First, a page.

Elderberries are large deciduous shrubs native to Europe, Asia and northern Africa. They are grown for their beautiful foliage, large, musky-scented flowers and showy clusters of fruits. Wildlife magnets, their inflorescences are often visited by butterflies and fruits are favored by birds.
Its pinnate (feathery) leaves are divided into many elliptic leaflets, giving a tropical appearance. The leaves emit a somewhat unpleasant odor when crushed. In late spring and summer, flat-topped umbels of creamy flowers appear followed in autumn by large clusters of glossy black berries.
Not fussy about soils, elderberries like a sunny spot and moderate moisture. For best fruiting, plant two or more cultivars in the shrub border or as a screen or backdrop. (source: learn2grow.com)
Genus - Sambucus
Species - Nigra
Common name - European Elderberry
Pre-Treatment - Required
Plant type - Shrub
Vegetation type - Deciduous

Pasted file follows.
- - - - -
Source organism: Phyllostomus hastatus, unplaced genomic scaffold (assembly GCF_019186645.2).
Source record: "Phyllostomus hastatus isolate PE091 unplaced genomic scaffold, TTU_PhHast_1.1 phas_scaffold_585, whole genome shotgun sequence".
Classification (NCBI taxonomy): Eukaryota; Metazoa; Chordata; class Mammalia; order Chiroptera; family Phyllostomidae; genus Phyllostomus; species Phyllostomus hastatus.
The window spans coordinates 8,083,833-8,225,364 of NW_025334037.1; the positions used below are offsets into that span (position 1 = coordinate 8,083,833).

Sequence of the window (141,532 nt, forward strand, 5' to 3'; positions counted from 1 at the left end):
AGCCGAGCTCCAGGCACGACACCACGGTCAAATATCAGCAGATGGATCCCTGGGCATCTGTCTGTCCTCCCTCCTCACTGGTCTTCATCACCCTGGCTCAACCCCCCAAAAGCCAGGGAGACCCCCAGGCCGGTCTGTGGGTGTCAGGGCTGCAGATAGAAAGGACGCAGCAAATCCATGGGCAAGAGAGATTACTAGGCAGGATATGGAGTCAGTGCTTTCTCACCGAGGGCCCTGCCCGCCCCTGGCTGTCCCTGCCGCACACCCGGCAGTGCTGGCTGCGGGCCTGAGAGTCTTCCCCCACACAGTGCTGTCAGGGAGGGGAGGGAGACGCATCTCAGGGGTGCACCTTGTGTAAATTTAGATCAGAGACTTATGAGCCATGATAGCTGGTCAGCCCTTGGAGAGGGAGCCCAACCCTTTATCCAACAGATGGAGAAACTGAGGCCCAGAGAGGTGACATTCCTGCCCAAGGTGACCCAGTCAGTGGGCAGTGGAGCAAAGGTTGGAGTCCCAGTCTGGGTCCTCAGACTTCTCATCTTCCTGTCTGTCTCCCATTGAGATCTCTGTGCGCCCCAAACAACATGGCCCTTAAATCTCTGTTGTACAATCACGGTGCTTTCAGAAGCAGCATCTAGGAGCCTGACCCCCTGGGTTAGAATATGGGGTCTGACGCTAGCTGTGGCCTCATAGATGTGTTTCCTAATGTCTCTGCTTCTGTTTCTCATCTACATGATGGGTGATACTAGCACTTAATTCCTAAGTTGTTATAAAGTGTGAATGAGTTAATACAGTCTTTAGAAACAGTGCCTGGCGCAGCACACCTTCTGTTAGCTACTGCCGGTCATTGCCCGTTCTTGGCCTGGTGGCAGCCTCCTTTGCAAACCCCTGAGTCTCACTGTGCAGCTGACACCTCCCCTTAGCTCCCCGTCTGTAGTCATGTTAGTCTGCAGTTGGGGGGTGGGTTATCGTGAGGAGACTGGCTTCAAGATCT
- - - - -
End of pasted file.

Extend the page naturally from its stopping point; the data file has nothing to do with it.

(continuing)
Hardiness zones - 5 - 7
Exposure - Full Sun, Partial Sun
Height - 20-30' / 6 - 9 m
Spread - 20-30' / 6 - 9 m
Growth rate - Medium
Bloom season - Late Spring, Early Summer
Leaf / Flower color - Green / White
Soil PH - Acidic, Neutral, Alkaline
Soil type - Clay, Loam, Well Drained
Water requirements - Average Water
Landscape uses - Hedges, Mixed Border, Screening / Wind Break
You can plant the seeds outdoors in the fall and let them naturally stratify during the winter and they will germinate in the spring.
But if you are going to sow it inside - cold stratification period is required.
1. Soak the seeds for 12 hours in warm water (~+30-+40C).
2. Mix the seeds with moist vermiculite or sterile sand, place in ziplock bag and keep inside in your fridge (+2-+4C) for 60 days.
3. After startification sow the seeds in pots on the surface of the moist soil. Cover lightly (1-2 mm) with vermiculite or soil.